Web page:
There’s a field of rogue mutant hair transplants, and the hair field is grazed upon by a trip of transgenic goats, and there’s like five pages on the digestive processes of these goats, including shoals of microsquid that live in one of the four stomachs. And it’s brilliant.
If you’re not up for that: the book is about people who use chopsticks to tie knots in spacetime for travel purposes. And art.
Rachel is a synthetic biologist—I met her at a think-tank in Eindhoven a few years ago—and Origamy is what happens when you let a synthetic biologist write a full work of speculative fiction. Possibly this practice will be banned after Origamy is released.
It’s an incredibly dense piece of bizarre fantastika balanced artfully on a very simple structure, a journey of discovery, secrets and ancient threats. Parts feel like they’ve come from fable, or folk tales about strange circus people. In reading it, I’ve gotten through about ten pages at a time before having to stop and stare into space and process everything that’s just been dumped into my head. It’s like she freebased twelve novels into one intense concentrated rock.
Origamy is a magnificent, glittering explosion of a book: a meditation on creation, the poetry of science and the insane beauty of everything. You’re going to need this. Frankly, there are only people who have read Origamy and people who have not, and neither of them are able to understand the other.
At the Existentialist Café, Sarah Bakewell
This book is a wonder. It’s the story of existentialism. By which I mean: this is the story of crazy people and wonderful people and fucked-up people and dancing and drinking and thinking people. It starts with someone in a cafe in Paris explaining a new form of philosophy using a cocktail. Meanwhile, in Germany, a man is yelling for coffee so that he can make that philosophy out of it. This is phenomenology, which gave rise to existentialism, and Bakewell tells it all in terms of cafe conversation and jazz clubs and old houses and shacks in the woods, in occupied cities and military stations and mad dashes across borders, alternating between biography and the sort of clear, warm explanations of philosophical ideas that even uneducated laypeople like me can grasp. Husserl, Heidegger, Camus and the like are all here, and, of course, Sartre, but also, thank god, Simone de Beauvoir gets significant space, and pleasingly, so does the dancing master of humanism, Merleau-Ponty. I did not want this book to end. It’s marvelous. A great story, and, in some ways, a valedictory one, of the days before philosophy was completely subsumed by academe and became a thing of technical language and minor considerations. (Side effect: if you’ve ever visited Paris, it will really make you miss it.)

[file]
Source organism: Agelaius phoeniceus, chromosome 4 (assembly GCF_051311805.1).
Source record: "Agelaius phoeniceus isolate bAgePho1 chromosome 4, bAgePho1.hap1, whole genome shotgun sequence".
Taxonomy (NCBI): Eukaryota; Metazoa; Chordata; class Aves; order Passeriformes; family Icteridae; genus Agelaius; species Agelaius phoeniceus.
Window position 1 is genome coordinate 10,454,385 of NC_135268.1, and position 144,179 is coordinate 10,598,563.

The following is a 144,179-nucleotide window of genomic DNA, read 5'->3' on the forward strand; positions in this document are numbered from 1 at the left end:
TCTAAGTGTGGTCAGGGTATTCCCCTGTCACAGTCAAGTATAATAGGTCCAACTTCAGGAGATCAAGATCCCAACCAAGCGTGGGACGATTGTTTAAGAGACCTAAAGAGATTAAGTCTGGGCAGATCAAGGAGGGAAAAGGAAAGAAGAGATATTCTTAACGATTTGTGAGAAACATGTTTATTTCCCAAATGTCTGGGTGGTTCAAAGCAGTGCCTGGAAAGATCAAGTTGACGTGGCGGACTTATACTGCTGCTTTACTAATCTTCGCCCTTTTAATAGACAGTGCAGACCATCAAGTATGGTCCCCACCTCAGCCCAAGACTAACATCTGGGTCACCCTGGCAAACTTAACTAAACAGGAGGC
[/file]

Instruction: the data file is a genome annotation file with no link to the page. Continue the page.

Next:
Drive Your Plow Over the Bones of the Dead, Olga Tokarczuk, translated by Antonia Lloyd-Jones
It’s a crime story. It’s also a study in isolation and mental illness. And a masterclass in literary eccentricity. For example:
“He was a man of very few words, and as it was impossible to talk, one had to keep silent. It’s hard work talking to some people, most often males. I have a Theory about it. With age, many men come down with testosterone autism, the symptoms of which are a gradual decline in social intelligence and capacity for interpersonal communication, as well as a reduced ability to formulate thoughts. The Person beset by this Ailment becomes taciturn and appears to be lost in contemplation. He develops an interest in various Tools and machinery, and he’s drawn to the Second World War and the biographies of famous people, mainly politicians and villains. His capacity to read novels almost entirely vanishes; testosterone autism disturbs the character’s psychological understanding.”
The protagonist’s narration is just fascinating, and a joy to read. She lives on a plateau, somewhere in southern Poland near the Czech border, shares with a few other hermit types and a lot of animals. One night, one of those hermit types is found to have died. And the protagonist finds evidence suggesting it may not have been a simple death.
I don’t want to say a lot more about it, save that the mystery—and the deaths that follow—tangle up the supernatural with the ecological and the social and even the literary, without ever really breaking the spell of one estranged and lonely and aging woman who is a head smarter than anyone else she knows dealing with loss and damage and distance and an unexplained death that nobody else seems to want to solve.
It is fierce and golden and kind of heartbreaking and another phenomenal choice from one of my favorite publishers, Fitzcarraldo. There’s nothing else quite like it.